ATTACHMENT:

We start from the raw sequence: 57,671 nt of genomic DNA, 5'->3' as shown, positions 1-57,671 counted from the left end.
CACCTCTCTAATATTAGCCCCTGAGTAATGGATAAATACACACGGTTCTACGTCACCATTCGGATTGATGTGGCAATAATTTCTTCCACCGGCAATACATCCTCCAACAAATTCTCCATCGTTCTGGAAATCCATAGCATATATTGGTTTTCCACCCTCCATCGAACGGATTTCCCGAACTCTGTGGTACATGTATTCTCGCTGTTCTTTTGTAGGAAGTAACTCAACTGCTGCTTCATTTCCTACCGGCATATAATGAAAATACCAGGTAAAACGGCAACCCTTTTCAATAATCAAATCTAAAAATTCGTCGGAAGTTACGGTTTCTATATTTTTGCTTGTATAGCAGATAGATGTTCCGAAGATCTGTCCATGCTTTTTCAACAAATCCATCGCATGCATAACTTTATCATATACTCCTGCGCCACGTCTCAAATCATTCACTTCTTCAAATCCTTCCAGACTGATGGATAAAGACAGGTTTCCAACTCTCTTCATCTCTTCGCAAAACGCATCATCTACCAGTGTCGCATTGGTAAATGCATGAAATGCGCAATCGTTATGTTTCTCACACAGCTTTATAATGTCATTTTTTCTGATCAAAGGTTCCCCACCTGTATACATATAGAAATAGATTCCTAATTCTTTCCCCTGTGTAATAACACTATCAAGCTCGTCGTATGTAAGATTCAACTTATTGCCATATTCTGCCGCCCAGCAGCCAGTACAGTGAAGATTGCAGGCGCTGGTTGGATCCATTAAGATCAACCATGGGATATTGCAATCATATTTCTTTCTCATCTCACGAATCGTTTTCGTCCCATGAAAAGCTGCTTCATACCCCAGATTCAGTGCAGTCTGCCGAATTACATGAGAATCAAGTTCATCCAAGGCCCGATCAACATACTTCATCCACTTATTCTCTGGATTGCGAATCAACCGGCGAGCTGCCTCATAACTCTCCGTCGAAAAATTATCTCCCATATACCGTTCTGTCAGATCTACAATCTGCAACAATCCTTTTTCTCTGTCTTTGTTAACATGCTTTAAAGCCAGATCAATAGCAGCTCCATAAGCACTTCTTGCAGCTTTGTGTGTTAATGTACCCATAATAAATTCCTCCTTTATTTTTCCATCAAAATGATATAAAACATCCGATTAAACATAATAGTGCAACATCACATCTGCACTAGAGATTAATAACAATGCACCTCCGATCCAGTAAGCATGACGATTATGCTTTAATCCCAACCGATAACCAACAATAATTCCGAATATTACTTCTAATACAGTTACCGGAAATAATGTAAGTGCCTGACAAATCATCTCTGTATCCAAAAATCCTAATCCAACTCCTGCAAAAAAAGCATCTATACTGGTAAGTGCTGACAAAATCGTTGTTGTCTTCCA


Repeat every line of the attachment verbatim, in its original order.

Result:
We start from the raw sequence: 57,671 nt of genomic DNA, 5'->3' as shown, positions 1-57,671 counted from the left end.
CACCTCTCTAATATTAGCCCCTGAGTAATGGATAAATACACACGGTTCTACGTCACCATTCGGATTGATGTGGCAATAATTTCTTCCACCGGCAATACATCCTCCAACAAATTCTCCATCGTTCTGGAAATCCATAGCATATATTGGTTTTCCACCCTCCATCGAACGGATTTCCCGAACTCTGTGGTACATGTATTCTCGCTGTTCTTTTGTAGGAAGTAACTCAACTGCTGCTTCATTTCCTACCGGCATATAATGAAAATACCAGGTAAAACGGCAACCCTTTTCAATAATCAAATCTAAAAATTCGTCGGAAGTTACGGTTTCTATATTTTTGCTTGTATAGCAGATAGATGTTCCGAAGATCTGTCCATGCTTTTTCAACAAATCCATCGCATGCATAACTTTATCATATACTCCTGCGCCACGTCTCAAATCATTCACTTCTTCAAATCCTTCCAGACTGATGGATAAAGACAGGTTTCCAACTCTCTTCATCTCTTCGCAAAACGCATCATCTACCAGTGTCGCATTGGTAAATGCATGAAATGCGCAATCGTTATGTTTCTCACACAGCTTTATAATGTCATTTTTTCTGATCAAAGGTTCCCCACCTGTATACATATAGAAATAGATTCCTAATTCTTTCCCCTGTGTAATAACACTATCAAGCTCGTCGTATGTAAGATTCAACTTATTGCCATATTCTGCCGCCCAGCAGCCAGTACAGTGAAGATTGCAGGCGCTGGTTGGATCCATTAAGATCAACCATGGGATATTGCAATCATATTTCTTTCTCATCTCACGAATCGTTTTCGTCCCATGAAAAGCTGCTTCATACCCCAGATTCAGTGCAGTCTGCCGAATTACATGAGAATCAAGTTCATCCAAGGCCCGATCAACATACTTCATCCACTTATTCTCTGGATTGCGAATCAACCGGCGAGCTGCCTCATAACTCTCCGTCGAAAAATTATCTCCCATATACCGTTCTGTCAGATCTACAATCTGCAACAATCCTTTTTCTCTGTCTTTGTTAACATGCTTTAAAGCCAGATCAATAGCAGCTCCATAAGCACTTCTTGCAGCTTTGTGTGTTAATGTACCCATAATAAATTCCTCCTTTATTTTTCCATCAAAATGATATAAAACATCCGATTAAACATAATAGTGCAACATCACATCTGCACTAGAGATTAATAACAATGCACCTCCGATCCAGTAAGCATGACGATTATGCTTTAATCCCAACCGATAACCAACAATAATTCCGAATATTACTTCTAATACAGTTACCGGAAATAATGTAAGTGCCTGACAAATCATCTCTGTATCCAAAAATCCTAATCCAACTCCTGCAAAAAAAGCATCTATACTGGTAAGTGCTGACAAAATCGTTGTTGTCTTCCA